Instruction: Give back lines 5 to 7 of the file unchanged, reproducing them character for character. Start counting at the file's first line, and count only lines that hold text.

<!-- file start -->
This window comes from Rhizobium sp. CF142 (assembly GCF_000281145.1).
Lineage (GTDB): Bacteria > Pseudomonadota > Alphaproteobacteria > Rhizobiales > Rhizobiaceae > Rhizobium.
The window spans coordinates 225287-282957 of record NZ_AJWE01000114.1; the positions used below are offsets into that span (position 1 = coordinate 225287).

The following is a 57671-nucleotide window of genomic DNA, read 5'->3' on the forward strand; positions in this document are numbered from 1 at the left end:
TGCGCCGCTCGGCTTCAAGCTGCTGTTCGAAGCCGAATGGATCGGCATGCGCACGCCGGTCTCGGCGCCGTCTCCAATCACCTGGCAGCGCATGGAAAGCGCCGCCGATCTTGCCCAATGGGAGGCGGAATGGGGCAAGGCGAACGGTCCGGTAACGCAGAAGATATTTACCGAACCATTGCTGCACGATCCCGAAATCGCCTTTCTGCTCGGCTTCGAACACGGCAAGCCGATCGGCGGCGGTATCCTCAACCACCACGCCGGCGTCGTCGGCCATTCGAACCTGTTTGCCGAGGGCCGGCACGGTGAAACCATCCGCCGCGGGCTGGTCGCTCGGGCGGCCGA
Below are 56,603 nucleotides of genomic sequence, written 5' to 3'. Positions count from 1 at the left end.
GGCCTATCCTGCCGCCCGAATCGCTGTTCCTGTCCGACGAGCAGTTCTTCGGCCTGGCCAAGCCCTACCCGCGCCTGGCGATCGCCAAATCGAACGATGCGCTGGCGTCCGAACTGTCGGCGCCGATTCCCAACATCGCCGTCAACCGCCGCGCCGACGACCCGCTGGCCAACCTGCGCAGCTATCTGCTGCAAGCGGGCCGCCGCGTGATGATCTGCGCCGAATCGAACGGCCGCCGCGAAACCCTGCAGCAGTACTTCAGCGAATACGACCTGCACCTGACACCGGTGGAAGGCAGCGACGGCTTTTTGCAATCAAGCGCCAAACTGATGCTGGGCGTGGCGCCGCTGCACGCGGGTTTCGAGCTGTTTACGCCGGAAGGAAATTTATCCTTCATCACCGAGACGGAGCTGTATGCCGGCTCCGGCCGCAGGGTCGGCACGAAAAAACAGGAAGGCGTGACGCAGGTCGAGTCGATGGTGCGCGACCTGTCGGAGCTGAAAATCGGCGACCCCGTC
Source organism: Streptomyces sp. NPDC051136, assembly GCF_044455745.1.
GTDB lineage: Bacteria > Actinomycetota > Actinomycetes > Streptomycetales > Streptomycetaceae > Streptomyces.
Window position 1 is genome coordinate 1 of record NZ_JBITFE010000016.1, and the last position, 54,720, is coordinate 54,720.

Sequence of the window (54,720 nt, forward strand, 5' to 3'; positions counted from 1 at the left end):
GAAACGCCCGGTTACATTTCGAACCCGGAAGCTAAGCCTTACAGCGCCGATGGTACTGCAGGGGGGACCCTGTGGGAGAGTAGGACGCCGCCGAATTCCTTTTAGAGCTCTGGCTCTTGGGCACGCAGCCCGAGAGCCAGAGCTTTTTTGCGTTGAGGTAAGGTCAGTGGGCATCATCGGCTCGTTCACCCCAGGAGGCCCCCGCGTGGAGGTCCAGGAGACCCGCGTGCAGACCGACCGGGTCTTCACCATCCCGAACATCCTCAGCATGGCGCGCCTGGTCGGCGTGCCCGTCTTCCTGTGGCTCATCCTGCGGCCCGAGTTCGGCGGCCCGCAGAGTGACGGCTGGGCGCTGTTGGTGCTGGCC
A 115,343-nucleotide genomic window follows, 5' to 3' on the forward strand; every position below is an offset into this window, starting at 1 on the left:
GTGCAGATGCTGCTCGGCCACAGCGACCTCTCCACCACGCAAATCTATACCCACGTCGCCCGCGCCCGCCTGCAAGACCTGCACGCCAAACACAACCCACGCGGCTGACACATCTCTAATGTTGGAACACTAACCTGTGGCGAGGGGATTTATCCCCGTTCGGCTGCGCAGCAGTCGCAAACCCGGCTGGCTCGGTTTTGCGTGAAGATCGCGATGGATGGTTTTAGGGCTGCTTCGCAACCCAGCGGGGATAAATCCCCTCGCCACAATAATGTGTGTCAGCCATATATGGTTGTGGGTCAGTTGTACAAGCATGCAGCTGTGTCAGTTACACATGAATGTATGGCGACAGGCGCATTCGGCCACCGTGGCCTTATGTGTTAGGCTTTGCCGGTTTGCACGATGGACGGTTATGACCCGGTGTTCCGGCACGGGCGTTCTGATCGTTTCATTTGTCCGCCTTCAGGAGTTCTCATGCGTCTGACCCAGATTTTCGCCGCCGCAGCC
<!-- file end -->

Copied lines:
TGCGCCGCTCGGCTTCAAGCTGCTGTTCGAAGCCGAATGGATCGGCATGCGCACGCCGGTCTCGGCGCCGTCTCCAATCACCTGGCAGCGCATGGAAAGCGCCGCCGATCTTGCCCAATGGGAGGCGGAATGGGGCAAGGCGAACGGTCCGGTAACGCAGAAGATATTTACCGAACCATTGCTGCACGATCCCGAAATCGCCTTTCTGCTCGGCTTCGAACACGGCAAGCCGATCGGCGGCGGTATCCTCAACCACCACGCCGGCGTCGTCGGCCATTCGAACCTGTTTGCCGAGGGCCGGCACGGTGAAACCATCCGCCGCGGGCTGGTCGCTCGGGCGGCCGA
Below are 56,603 nucleotides of genomic sequence, written 5' to 3'. Positions count from 1 at the left end.
GGCCTATCCTGCCGCCCGAATCGCTGTTCCTGTCCGACGAGCAGTTCTTCGGCCTGGCCAAGCCCTACCCGCGCCTGGCGATCGCCAAATCGAACGATGCGCTGGCGTCCGAACTGTCGGCGCCGATTCCCAACATCGCCGTCAACCGCCGCGCCGACGACCCGCTGGCCAACCTGCGCAGCTATCTGCTGCAAGCGGGCCGCCGCGTGATGATCTGCGCCGAATCGAACGGCCGCCGCGAAACCCTGCAGCAGTACTTCAGCGAATACGACCTGCACCTGACACCGGTGGAAGGCAGCGACGGCTTTTTGCAATCAAGCGCCAAACTGATGCTGGGCGTGGCGCCGCTGCACGCGGGTTTCGAGCTGTTTACGCCGGAAGGAAATTTATCCTTCATCACCGAGACGGAGCTGTATGCCGGCTCCGGCCGCAGGGTCGGCACGAAAAAACAGGAAGGCGTGACGCAGGTCGAGTCGATGGTGCGCGACCTGTCGGAGCTGAAAATCGGCGACCCCGTC